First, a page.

Of course, the indictment was not before the District Court when it held the appellant in contempt. I do not agree that the questions asked of the appellant here show he use of interstate telephones for the purpose stated.
For comparison, the relevant portions of the two statutes are here set out: 18 U.S.C. 1406 '* * * But no such witness shall be prosecuted or subjected to any penalty or forfeiture for or on account of any transaction, matter, or thing concerning which he is compelled, after having claimed his privilege against self-incrimination, to testify or produce evidence, nor shall testimony so compelled be used as evidence in any criminal proceeding * * * against him in any court.'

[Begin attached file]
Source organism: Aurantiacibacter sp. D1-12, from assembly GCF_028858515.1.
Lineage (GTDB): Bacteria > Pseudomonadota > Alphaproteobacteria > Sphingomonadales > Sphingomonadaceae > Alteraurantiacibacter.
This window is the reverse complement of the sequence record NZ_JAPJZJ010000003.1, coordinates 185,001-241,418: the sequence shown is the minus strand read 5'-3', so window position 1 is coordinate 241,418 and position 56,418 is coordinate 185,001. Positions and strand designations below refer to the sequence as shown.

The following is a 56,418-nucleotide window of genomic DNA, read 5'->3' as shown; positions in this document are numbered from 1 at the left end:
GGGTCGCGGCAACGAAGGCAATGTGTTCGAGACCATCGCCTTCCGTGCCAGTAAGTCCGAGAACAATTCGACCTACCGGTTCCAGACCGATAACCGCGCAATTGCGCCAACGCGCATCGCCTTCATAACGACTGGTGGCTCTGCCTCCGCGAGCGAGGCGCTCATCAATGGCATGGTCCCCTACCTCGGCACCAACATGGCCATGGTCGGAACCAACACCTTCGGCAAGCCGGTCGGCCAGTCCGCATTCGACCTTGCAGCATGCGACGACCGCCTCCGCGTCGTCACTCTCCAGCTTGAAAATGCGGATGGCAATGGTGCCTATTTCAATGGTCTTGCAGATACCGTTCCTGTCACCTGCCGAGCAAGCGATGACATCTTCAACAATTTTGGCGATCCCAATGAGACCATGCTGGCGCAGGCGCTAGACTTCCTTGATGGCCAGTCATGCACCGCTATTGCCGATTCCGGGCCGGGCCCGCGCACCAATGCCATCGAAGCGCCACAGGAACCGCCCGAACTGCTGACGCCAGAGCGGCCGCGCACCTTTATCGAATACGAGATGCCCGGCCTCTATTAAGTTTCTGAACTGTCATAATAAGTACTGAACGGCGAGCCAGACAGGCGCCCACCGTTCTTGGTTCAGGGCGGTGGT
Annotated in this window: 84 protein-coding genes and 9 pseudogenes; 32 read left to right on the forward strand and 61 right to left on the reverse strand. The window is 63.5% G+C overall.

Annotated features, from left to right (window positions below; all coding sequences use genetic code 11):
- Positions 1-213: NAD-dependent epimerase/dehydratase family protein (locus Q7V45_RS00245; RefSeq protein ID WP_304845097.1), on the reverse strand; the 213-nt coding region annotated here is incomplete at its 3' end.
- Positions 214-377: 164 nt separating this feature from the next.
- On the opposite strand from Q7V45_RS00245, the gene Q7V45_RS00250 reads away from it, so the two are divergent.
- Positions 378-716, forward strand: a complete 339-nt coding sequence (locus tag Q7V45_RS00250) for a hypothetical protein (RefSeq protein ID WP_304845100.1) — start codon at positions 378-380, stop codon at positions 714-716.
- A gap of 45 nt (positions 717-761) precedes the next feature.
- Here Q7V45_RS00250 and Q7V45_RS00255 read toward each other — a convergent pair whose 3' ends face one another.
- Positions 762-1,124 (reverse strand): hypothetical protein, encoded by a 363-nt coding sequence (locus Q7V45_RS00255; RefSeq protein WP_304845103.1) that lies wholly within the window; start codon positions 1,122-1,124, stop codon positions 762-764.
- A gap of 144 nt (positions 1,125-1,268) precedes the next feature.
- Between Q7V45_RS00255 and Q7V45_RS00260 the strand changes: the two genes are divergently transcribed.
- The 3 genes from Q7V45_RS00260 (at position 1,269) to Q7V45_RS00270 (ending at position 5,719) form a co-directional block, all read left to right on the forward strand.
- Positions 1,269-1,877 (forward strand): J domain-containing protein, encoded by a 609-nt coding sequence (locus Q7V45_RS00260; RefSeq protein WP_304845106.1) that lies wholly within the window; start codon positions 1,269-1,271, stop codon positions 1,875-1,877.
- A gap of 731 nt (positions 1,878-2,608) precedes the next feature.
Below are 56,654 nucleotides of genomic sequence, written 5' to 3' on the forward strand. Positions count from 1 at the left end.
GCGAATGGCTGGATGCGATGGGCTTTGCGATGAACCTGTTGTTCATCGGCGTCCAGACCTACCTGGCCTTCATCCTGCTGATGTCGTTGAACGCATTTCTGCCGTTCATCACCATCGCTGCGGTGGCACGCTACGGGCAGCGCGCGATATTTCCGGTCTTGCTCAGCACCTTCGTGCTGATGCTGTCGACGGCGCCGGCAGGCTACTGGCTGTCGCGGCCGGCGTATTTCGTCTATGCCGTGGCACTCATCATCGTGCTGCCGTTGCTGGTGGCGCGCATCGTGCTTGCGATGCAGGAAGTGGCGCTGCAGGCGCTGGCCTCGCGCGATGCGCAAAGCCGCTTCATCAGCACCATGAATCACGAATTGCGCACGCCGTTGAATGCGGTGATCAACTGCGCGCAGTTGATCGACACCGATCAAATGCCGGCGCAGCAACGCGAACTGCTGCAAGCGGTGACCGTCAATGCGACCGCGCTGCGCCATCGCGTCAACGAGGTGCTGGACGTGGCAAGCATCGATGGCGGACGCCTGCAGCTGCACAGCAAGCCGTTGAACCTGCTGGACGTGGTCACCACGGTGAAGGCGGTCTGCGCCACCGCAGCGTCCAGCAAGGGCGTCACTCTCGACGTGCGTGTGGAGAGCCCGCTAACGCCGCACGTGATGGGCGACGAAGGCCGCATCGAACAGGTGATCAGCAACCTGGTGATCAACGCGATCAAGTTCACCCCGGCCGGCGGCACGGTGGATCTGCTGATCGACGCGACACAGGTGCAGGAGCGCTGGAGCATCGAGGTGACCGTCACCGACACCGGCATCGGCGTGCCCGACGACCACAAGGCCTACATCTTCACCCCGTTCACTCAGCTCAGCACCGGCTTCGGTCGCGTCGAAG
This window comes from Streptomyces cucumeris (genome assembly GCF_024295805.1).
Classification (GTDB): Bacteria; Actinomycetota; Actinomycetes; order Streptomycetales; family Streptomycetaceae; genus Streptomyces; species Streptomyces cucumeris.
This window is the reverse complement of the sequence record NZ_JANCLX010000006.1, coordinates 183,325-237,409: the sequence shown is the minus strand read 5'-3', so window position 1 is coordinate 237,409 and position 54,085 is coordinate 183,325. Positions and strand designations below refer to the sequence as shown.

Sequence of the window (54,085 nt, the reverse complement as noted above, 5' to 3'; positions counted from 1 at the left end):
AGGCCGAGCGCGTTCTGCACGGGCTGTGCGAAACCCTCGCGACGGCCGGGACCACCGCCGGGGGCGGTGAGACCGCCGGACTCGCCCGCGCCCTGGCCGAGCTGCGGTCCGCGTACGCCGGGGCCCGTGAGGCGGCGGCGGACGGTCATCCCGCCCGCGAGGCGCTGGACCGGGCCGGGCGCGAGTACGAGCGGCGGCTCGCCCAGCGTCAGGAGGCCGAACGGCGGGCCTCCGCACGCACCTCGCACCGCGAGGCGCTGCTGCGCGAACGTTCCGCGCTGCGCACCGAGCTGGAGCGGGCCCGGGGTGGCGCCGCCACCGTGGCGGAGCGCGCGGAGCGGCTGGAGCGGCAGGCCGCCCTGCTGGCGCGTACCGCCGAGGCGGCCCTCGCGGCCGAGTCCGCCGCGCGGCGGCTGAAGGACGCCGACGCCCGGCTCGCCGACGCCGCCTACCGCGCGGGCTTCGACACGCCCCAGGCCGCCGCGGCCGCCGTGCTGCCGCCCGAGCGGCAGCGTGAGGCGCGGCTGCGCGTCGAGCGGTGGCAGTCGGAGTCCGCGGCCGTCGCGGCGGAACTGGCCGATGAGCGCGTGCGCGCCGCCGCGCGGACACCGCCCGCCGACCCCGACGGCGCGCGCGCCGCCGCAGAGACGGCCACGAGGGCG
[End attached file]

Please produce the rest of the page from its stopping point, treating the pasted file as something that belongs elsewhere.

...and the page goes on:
47 U.S.C. 409(l): '* * * but no individual shall be prosecuted or subjected to any penalty or forfeiture for or on account of any transaction, matter, or thing concerning which he is compelled, after having claimed his privilege against self-incrimination, to testify or produce evidence, documentary or otherwise, * * *.'
According to the transcript of the record, the proceeding resulting in the judgment appealed from commenced at 1:59 o'clock p.m. and concluded at 2:13 o'clock p.m. the same day